Friday, December 3, 2004
$2.2 million wastewater treatment bids shock town
Construction of a wastewater treatment plant at the Carlisle School will likely be delayed once again, as bids received Tuesday were 50% higher than anticipated, with the lowest at $2.2 million. The Special Town Meeting scheduled for next Monday, December 6, was to have considered a request under Article 3 for funds to begin the project, but at a meeting Tuesday night, the Selectmen were reluctant to go forward, with Chair Tim Hult saying, "This [amount] just doesn't pass the common sense test."
As currently bid, adding a 15% overrun contingency and other costs, the project would total around $2.6 million. School Building Committee Chair Christy Barbee noted that HTA, the engineers on the project, had led her committee to expect bids around $1.5 million. Barbee was not optimistic that an error in the bidding would be found. Of six bids, "everybody bid the same way. . . The project seems to have added costs over the months we've struggled with [the plans]." A year ago, the plant was expected to cost considerably less. The Fall 2003 Town Meeting approved $1,278,918, an amount that was found to be inadequate as the plan progressed.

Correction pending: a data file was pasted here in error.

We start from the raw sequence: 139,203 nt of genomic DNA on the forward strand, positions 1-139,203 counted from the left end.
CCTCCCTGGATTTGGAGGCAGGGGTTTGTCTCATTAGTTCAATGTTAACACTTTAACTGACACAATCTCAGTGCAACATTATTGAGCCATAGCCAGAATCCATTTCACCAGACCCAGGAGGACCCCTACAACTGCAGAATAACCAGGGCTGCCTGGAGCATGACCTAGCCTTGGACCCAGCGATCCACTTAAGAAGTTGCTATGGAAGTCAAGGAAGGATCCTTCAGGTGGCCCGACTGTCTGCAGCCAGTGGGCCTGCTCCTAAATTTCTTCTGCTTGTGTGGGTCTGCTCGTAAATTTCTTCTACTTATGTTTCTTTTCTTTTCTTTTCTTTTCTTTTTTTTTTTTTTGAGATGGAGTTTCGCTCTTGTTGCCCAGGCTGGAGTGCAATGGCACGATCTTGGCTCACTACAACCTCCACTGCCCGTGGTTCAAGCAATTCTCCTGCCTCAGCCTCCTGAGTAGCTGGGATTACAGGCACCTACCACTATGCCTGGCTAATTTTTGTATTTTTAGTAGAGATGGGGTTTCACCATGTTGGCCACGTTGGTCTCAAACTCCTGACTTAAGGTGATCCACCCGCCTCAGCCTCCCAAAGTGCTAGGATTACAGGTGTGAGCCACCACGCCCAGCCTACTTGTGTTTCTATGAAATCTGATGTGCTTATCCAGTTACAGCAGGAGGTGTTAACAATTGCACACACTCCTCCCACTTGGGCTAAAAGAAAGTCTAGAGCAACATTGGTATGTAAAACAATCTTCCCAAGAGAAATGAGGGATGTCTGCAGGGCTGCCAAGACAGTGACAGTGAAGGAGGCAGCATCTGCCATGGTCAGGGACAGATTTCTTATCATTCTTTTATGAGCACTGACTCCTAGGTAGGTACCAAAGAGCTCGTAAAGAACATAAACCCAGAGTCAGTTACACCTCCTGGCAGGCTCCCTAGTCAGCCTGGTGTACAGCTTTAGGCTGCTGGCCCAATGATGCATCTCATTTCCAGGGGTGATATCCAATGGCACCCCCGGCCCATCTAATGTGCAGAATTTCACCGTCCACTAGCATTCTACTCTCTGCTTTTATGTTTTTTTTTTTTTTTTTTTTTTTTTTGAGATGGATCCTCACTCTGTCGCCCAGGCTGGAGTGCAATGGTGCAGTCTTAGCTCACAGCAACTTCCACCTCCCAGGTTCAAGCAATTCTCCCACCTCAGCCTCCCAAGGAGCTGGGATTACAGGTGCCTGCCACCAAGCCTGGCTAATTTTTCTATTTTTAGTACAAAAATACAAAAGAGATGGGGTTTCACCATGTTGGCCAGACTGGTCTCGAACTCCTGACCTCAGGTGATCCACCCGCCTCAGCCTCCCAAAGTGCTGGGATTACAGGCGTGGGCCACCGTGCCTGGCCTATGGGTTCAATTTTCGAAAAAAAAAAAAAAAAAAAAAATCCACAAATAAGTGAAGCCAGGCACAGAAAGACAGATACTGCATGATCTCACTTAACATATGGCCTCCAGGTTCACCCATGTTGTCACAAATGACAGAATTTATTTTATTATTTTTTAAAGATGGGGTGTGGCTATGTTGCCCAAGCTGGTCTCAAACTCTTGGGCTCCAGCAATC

As the bids had been opened only hours before, the committee was unprepared to report where the process went wrong. HTA has been asked to provide an explanation. Barbee hypothesized a number of project changes, including re-siting the road, requiring subbids, and changing the timeline to require much winter construction may have inflated the price. The cost of construction materials has also risen over the year since the plan was first drawn up.
The Selectmen questioned whether a further delay would endanger SBA (state School Building Assistance funding) which is expected to provide 60% reimbursement. Carlisle School Business Manager Steven Moore said he had not yet "shared with them this development," but Selectmen Chair Tim Hult felt the state would be sympathetic to a delay. "It's their money too," he said. Added Deb Belanger, "They'll want you to do some due diligence. I think they'll be partners in this."
Moore cautioned, "It's possible that the process (of due diligence) will add to the cost" rather than save money. However, David Trask speaking unofficially for the FinCom, noted that the committee "would have great reservations about this [going forward immediately]. I think our support would be highly questionable."
Hult then asked each Selectman to offer an opinion on whether to charge ahead with a request at Monday's Town Meeting or delay, possibly until Spring Town Meeting. The Selectmen were unanimous that the vote should be delayed, with Doug Stevenson suggesting leaving the door open for the time being in case the engineers return with a compelling reason to go forward.
The Selectmen will meet Monday at 6:00 p.m. to make a final decision on the Article 3 request before Town Meeting at 7:00 p.m.
© 2004 The